I picked up Shades of Milk and Honey, by Mary Robinette Kowal, two or three weeks ago.  The underlying premise is "what if Jane Austen wrote a book that also involved magic?"

I will freely admit that I am not quite as well read when it comes to Jane Austen literature, but from what little I have been exposed to it feels like Mary has done an excellent job in evoking the feel for that era.

Jane Austen used certain character archetypes in such a way that, once I recognized a character filling that role in this book I worried that things would get stale.  Once you figure out who the dishonest rogue is, you know roughly how the various characters connected to him will react.  Thankfully that fear was baseless.  While Mary has done quite a bit to call up the tone and ambiance of that era, she doesn't rely on it as a crutch to excuse poor plotting or bad characterization.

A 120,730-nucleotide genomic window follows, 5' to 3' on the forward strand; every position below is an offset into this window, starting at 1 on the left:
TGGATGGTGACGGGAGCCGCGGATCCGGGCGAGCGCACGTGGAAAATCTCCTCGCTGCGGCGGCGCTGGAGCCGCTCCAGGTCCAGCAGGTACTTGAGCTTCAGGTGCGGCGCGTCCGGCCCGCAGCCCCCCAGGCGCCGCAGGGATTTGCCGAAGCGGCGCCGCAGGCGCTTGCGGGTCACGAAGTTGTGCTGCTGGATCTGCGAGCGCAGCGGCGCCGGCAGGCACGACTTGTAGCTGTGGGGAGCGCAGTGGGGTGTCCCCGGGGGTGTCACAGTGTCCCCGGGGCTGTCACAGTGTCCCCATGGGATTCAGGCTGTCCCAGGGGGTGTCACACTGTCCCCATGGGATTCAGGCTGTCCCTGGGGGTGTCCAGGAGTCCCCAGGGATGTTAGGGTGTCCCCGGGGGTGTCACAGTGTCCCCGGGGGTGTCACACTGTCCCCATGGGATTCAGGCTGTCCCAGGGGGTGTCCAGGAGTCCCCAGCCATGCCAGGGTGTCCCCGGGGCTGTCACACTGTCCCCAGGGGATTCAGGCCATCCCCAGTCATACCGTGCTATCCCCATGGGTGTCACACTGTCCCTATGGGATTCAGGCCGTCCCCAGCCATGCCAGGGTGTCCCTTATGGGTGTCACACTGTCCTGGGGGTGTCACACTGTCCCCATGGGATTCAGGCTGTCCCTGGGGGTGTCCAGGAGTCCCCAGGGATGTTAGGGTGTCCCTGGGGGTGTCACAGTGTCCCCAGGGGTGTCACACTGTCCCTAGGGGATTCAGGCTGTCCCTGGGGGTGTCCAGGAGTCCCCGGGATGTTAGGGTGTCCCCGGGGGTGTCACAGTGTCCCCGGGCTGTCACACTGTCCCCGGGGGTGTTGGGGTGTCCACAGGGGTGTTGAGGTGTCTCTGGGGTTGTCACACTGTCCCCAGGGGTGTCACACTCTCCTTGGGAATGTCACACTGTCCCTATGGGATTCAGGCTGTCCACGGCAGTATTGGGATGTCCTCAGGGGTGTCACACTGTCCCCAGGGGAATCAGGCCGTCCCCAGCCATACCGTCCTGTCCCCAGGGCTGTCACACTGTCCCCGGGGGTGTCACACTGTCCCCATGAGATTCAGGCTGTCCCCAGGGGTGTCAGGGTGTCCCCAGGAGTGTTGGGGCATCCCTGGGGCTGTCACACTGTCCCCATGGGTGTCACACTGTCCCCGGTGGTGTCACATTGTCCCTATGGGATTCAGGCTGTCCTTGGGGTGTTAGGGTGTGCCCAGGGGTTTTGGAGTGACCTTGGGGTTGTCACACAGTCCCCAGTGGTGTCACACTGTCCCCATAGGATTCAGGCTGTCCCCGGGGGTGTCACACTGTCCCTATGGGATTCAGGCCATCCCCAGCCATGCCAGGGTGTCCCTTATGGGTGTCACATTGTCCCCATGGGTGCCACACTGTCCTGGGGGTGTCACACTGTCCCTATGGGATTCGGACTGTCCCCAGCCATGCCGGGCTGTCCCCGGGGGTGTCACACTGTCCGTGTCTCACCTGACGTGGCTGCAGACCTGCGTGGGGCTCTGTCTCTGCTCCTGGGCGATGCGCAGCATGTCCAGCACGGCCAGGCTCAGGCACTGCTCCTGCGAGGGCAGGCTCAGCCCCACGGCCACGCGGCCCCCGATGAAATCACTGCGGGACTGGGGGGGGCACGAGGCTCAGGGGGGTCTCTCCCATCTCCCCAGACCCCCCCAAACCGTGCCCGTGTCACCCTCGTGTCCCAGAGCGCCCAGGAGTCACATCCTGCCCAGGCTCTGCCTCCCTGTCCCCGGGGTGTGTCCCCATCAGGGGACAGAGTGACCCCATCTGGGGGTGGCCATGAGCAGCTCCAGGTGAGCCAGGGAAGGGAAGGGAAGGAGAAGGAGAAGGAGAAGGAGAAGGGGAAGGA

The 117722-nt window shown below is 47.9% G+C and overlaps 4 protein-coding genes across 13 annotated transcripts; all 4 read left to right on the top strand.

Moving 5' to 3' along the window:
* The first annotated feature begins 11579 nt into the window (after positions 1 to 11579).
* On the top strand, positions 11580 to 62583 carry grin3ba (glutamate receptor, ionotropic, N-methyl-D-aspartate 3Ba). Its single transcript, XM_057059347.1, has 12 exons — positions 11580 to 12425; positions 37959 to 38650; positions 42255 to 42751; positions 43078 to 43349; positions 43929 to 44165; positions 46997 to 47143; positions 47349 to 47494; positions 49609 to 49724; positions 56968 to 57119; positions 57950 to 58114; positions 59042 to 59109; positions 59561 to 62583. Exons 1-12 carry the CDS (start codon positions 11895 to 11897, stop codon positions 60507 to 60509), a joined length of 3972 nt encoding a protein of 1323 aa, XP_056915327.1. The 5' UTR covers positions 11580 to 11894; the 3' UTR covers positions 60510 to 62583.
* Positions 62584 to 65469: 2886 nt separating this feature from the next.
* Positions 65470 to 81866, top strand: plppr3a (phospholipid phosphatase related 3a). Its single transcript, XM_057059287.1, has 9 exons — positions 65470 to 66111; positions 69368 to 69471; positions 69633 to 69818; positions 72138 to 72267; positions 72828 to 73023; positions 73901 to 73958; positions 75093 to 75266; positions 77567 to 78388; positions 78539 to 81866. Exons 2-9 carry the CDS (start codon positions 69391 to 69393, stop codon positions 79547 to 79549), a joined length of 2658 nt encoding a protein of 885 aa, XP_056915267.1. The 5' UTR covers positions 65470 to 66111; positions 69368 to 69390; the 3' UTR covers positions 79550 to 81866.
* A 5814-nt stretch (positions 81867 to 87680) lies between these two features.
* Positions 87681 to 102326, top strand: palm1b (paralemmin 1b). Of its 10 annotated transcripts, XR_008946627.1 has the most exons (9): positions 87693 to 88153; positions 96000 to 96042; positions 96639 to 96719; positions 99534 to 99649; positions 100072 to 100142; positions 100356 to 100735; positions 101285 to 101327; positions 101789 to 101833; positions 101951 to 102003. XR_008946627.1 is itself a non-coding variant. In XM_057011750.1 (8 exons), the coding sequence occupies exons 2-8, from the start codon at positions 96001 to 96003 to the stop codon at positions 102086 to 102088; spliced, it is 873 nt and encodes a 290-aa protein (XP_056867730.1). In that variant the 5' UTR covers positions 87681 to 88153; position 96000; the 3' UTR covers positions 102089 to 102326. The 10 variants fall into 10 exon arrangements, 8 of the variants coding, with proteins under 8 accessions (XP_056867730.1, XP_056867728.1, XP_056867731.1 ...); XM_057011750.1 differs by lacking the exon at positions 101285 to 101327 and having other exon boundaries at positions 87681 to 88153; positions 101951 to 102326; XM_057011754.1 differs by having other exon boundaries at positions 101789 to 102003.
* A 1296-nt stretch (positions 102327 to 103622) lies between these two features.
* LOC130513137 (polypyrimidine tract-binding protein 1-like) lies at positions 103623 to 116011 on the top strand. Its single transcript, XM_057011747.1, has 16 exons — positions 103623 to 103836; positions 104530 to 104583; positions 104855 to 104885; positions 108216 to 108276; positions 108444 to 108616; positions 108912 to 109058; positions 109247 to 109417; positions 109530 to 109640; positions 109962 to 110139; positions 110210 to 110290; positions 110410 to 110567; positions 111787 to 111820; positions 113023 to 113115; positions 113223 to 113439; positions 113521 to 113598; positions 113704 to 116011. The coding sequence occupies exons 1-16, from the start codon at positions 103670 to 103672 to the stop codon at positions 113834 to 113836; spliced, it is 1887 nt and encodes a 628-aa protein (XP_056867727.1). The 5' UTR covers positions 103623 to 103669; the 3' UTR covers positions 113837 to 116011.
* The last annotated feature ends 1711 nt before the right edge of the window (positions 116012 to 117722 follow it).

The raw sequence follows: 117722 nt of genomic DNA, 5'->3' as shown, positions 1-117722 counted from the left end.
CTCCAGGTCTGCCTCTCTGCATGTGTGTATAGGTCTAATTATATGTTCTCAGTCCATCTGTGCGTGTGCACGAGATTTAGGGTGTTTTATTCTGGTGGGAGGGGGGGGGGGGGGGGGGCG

The characters all have their own motivations, which are rarely what they initially appear to be.  And the magic system she has devised is fascinating to think about, especially given the established rules regarding what it can and can not do.

By the time I finished reading this book, I was anxious to see how events progressed for these wonderful characters that Mary has crafted.  Thankfully Glamour in Glass is already out.  I just need to buy it now.

Wednesday, June 27, 2012

What I've learned from Writing Excuses